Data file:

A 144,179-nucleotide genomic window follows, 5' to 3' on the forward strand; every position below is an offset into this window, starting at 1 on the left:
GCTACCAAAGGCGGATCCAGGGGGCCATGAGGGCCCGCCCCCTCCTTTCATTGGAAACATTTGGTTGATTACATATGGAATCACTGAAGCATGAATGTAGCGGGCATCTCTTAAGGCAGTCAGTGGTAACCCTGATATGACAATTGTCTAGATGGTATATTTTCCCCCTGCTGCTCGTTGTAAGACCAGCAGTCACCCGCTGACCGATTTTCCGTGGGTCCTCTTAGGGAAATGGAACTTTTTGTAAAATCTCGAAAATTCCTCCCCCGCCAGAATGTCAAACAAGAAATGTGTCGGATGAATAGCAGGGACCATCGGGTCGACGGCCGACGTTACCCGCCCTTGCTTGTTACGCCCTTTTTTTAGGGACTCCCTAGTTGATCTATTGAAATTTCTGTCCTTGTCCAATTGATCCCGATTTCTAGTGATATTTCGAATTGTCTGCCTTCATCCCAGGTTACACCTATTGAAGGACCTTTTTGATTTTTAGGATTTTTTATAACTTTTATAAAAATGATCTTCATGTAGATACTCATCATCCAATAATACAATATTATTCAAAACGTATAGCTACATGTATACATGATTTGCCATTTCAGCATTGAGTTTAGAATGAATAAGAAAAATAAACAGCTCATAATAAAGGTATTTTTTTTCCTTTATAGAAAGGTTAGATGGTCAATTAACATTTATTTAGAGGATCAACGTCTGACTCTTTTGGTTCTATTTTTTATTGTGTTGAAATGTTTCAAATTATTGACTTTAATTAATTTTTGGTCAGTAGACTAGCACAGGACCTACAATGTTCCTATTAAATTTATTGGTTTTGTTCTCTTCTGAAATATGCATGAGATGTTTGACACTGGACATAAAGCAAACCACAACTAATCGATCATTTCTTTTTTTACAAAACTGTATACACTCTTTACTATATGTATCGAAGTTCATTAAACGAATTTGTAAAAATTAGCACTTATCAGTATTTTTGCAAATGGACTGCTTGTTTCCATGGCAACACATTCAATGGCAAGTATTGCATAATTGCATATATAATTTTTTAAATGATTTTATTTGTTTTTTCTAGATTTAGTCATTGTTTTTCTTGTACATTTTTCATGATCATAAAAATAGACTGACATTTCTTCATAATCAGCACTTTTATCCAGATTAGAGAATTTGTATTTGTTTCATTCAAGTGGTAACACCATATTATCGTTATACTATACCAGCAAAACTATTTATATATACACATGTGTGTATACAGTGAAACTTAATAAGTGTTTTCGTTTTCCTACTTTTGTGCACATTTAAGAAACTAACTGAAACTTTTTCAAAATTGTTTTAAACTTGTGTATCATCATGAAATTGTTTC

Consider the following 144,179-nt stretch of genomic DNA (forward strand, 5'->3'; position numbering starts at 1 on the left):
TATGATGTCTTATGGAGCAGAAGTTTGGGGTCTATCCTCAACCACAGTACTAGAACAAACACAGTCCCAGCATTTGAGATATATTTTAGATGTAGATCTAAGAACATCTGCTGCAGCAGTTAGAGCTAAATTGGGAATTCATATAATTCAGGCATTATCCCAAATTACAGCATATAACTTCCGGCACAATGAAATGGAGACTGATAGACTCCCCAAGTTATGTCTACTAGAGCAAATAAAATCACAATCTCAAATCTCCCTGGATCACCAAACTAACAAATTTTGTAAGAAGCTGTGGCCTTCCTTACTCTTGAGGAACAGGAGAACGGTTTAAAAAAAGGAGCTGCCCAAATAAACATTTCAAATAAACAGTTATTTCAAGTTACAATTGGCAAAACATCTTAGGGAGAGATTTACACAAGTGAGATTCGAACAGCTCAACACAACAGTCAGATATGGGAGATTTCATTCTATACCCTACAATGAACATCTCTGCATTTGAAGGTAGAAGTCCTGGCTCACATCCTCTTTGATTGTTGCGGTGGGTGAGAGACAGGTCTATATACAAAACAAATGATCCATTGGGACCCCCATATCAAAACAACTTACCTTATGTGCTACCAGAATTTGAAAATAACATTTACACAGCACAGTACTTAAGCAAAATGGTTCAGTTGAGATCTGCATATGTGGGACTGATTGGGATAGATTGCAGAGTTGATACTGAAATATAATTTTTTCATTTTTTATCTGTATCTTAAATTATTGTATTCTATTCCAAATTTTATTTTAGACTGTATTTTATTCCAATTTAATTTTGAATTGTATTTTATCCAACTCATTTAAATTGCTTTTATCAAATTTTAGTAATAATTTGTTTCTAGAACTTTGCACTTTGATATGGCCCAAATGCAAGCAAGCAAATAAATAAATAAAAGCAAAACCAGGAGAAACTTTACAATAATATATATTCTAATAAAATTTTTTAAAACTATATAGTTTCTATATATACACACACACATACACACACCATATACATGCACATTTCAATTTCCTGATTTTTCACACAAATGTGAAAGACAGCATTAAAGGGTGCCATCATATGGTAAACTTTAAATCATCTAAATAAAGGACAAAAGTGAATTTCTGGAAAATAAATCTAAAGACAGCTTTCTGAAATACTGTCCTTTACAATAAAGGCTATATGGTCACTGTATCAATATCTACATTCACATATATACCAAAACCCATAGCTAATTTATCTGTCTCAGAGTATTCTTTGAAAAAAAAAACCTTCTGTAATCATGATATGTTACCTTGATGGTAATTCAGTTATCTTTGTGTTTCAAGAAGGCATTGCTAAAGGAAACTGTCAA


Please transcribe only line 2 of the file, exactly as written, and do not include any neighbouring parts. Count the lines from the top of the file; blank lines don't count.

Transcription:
GCTACCAAAGGCGGATCCAGGGGGCCATGAGGGCCCGCCCCCTCCTTTCATTGGAAACATTTGGTTGATTACATATGGAATCACTGAAGCATGAATGTAGCGGGCATCTCTTAAGGCAGTCAGTGGTAACCCTGATATGACAATTGTCTAGATGGTATATTTTCCCCCTGCTGCTCGTTGTAAGACCAGCAGTCACCCGCTGACCGATTTTCCGTGGGTCCTCTTAGGGAAATGGAACTTTTTGTAAAATCTCGAAAATTCCTCCCCCGCCAGAATGTCAAACAAGAAATGTGTCGGATGAATAGCAGGGACCATCGGGTCGACGGCCGACGTTACCCGCCCTTGCTTGTTACGCCCTTTTTTTAGGGACTCCCTAGTTGATCTATTGAAATTTCTGTCCTTGTCCAATTGATCCCGATTTCTAGTGATATTTCGAATTGTCTGCCTTCATCCCAGGTTACACCTATTGAAGGACCTTTTTGATTTTTAGGATTTTTTATAACTTTTATAAAAATGATCTTCATGTAGATACTCATCATCCAATAATACAATATTATTCAAAACGTATAGCTACATGTATACATGATTTGCCATTTCAGCATTGAGTTTAGAATGAATAAGAAAAATAAACAGCTCATAATAAAGGTATTTTTTTTCCTTTATAGAAAGGTTAGATGGTCAATTAACATTTATTTAGAGGATCAACGTCTGACTCTTTTGGTTCTATTTTTTATTGTGTTGAAATGTTTCAAATTATTGACTTTAATTAATTTTTGGTCAGTAGACTAGCACAGGACCTACAATGTTCCTATTAAATTTATTGGTTTTGTTCTCTTCTGAAATATGCATGAGATGTTTGACACTGGACATAAAGCAAACCACAACTAATCGATCATTTCTTTTTTTACAAAACTGTATACACTCTTTACTATATGTATCGAAGTTCATTAAACGAATTTGTAAAAATTAGCACTTATCAGTATTTTTGCAAATGGACTGCTTGTTTCCATGGCAACACATTCAATGGCAAGTATTGCATAATTGCATATATAATTTTTTAAATGATTTTATTTGTTTTTTCTAGATTTAGTCATTGTTTTTCTTGTACATTTTTCATGATCATAAAAATAGACTGACATTTCTTCATAATCAGCACTTTTATCCAGATTAGAGAATTTGTATTTGTTTCATTCAAGTGGTAACACCATATTATCGTTATACTATACCAGCAAAACTATTTATATATACACATGTGTGTATACAGTGAAACTTAATAAGTGTTTTCGTTTTCCTACTTTTGTGCACATTTAAGAAACTAACTGAAACTTTTTCAAAATTGTTTTAAACTTGTGTATCATCATGAAATTGTTTC